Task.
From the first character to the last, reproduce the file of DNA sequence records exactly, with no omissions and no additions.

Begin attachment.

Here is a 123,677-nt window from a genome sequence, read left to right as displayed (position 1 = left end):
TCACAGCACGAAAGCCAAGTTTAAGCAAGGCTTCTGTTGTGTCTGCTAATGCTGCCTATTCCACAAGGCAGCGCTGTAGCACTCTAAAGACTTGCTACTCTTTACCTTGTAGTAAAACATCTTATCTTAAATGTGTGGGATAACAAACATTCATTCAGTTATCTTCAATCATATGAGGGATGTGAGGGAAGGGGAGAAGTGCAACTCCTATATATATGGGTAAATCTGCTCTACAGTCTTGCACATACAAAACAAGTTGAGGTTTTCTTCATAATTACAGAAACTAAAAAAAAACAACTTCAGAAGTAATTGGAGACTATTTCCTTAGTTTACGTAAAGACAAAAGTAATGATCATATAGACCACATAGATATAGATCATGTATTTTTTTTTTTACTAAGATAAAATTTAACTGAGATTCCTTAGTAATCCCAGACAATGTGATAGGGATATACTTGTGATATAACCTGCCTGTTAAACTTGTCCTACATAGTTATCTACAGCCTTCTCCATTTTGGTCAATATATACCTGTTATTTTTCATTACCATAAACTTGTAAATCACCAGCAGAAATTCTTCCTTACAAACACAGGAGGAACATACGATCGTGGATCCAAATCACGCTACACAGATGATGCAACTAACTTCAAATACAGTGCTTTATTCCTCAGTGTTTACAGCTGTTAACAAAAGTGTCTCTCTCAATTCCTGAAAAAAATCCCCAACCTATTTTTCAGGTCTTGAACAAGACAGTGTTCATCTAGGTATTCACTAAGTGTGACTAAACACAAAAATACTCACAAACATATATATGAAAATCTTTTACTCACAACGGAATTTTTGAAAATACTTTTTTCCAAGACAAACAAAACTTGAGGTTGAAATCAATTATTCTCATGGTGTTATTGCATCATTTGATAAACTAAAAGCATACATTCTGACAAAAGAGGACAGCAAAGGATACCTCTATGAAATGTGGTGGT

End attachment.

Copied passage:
Here is a 123,677-nt window from a genome sequence, read left to right as displayed (position 1 = left end):
TCACAGCACGAAAGCCAAGTTTAAGCAAGGCTTCTGTTGTGTCTGCTAATGCTGCCTATTCCACAAGGCAGCGCTGTAGCACTCTAAAGACTTGCTACTCTTTACCTTGTAGTAAAACATCTTATCTTAAATGTGTGGGATAACAAACATTCATTCAGTTATCTTCAATCATATGAGGGATGTGAGGGAAGGGGAGAAGTGCAACTCCTATATATATGGGTAAATCTGCTCTACAGTCTTGCACATACAAAACAAGTTGAGGTTTTCTTCATAATTACAGAAACTAAAAAAAAACAACTTCAGAAGTAATTGGAGACTATTTCCTTAGTTTACGTAAAGACAAAAGTAATGATCATATAGACCACATAGATATAGATCATGTATTTTTTTTTTTACTAAGATAAAATTTAACTGAGATTCCTTAGTAATCCCAGACAATGTGATAGGGATATACTTGTGATATAACCTGCCTGTTAAACTTGTCCTACATAGTTATCTACAGCCTTCTCCATTTTGGTCAATATATACCTGTTATTTTTCATTACCATAAACTTGTAAATCACCAGCAGAAATTCTTCCTTACAAACACAGGAGGAACATACGATCGTGGATCCAAATCACGCTACACAGATGATGCAACTAACTTCAAATACAGTGCTTTATTCCTCAGTGTTTACAGCTGTTAACAAAAGTGTCTCTCTCAATTCCTGAAAAAAATCCCCAACCTATTTTTCAGGTCTTGAACAAGACAGTGTTCATCTAGGTATTCACTAAGTGTGACTAAACACAAAAATACTCACAAACATATATATGAAAATCTTTTACTCACAACGGAATTTTTGAAAATACTTTTTTCCAAGACAAACAAAACTTGAGGTTGAAATCAATTATTCTCATGGTGTTATTGCATCATTTGATAAACTAAAAGCATACATTCTGACAAAAGAGGACAGCAAAGGATACCTCTATGAAATGTGGTGGT